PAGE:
Ashland Oil, 567 F.2d at 990 n.14. It is clear that an action for willful overcharge is penal in nature:


Section 210 draws a clear distinction between remedial recovery of overcharges and treble damages for intentional violations in the nature of a penalty beyond compensation; and for each claim there is specified a prerequisite not applicable to the other.

 Ashland Oil, 567 F.2d at 990 n.12. Plaintiff's claim is for willful overcharges only; plaintiff's action is for a penalty.

 Plaintiff cites cases in which treble damages have been considered compensatory rather than punitive. But these cases were not decided under the ESA. Because of the exclusive original appellate jurisdiction of TECA under the ESA, TECA holdings that an ESA action for willful overcharge is one for a penalty are binding on this court.

 Plaintiff argues that ESA criminal fines or civil penalties as sanctions are provided in § 208 so that an action under § 210 cannot also be for a penalty. But Ashland Oil clearly characterizes a treble damage action for willful overcharge under § 210 as an action for a penalty.

 Plaintiff also claims that even if this action is for a penalty it is only barred in part by the statute of limitations because only two-thirds of treble damages are punitive and one-third is compensatory and subject to a six-year statute of limitations. This argument is also inconsistent with the clear and authoritative holdings of TECA. TECA has characterized the entire cause of action for willful overcharge as one for a penalty. To trifurcate the cause of action would obliterate the clear distinction TECA has drawn between a willful and non-willful overcharge. See Tessman v. Gulf Oil Corp., No. 4-80-610, Slip Op. (D. Minn. November 10, 1983) (court rejected the plaintiff's request to sever as inconsistent with Ashland Oil and Longview).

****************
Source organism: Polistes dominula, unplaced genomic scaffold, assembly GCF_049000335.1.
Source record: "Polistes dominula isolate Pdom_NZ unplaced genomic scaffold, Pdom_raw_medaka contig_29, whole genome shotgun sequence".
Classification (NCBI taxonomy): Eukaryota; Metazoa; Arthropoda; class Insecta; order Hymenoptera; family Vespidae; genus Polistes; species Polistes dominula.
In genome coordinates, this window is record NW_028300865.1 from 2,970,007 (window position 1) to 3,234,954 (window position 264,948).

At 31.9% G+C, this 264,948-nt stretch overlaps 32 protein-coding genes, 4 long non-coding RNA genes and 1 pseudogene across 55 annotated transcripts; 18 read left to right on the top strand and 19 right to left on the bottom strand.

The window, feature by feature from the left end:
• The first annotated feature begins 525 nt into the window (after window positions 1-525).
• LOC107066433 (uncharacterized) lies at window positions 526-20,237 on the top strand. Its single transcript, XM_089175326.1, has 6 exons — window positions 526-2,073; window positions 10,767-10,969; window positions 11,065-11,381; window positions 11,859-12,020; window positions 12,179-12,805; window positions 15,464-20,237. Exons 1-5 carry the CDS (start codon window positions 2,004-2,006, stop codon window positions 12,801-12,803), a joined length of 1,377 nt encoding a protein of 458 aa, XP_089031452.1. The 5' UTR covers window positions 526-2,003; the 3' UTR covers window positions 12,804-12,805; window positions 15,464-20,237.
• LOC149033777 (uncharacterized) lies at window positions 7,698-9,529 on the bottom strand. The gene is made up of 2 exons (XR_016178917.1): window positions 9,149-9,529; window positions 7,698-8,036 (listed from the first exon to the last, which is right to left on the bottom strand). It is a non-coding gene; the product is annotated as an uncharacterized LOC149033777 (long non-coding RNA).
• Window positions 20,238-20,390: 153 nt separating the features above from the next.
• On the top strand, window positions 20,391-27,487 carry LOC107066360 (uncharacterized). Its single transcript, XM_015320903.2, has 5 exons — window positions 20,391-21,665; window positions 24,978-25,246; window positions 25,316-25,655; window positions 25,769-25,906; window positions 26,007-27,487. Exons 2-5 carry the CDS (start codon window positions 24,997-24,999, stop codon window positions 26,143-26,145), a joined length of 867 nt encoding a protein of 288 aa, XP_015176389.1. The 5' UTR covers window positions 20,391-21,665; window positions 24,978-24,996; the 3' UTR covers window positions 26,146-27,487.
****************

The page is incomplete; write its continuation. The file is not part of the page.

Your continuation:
We need not consider if the statute of limitations runs from the date when plaintiff was improperly reclassified or from the last act of overcharge because of that improper classification. Cf. Western Mountain Oil, Inc. v. Gulf Oil Corp., 726 F.2d at 768. If the residual six-year statute of limitations applies, plaintiff's action is not time-barred in either case. But the statute of limitations for an action on a penalty applies and the claim is time-barred whether the statute runs from the date the discount was denied initially in February, 1979 or the date of last purchase in January, 1981.

 Accordingly, defendant's motion to dismiss is granted. An appropriate Order follows.


 AND NOW, this 15th day of November, 1985, upon consideration of defendant's motion to dismiss, plaintiff's memorandum in opposition thereto, oral argument held thereon on September 9, 1985, and for the reasons set forth in the foregoing Memorandum, it is ORDERED that defendant's motion to dismiss is GRANTED.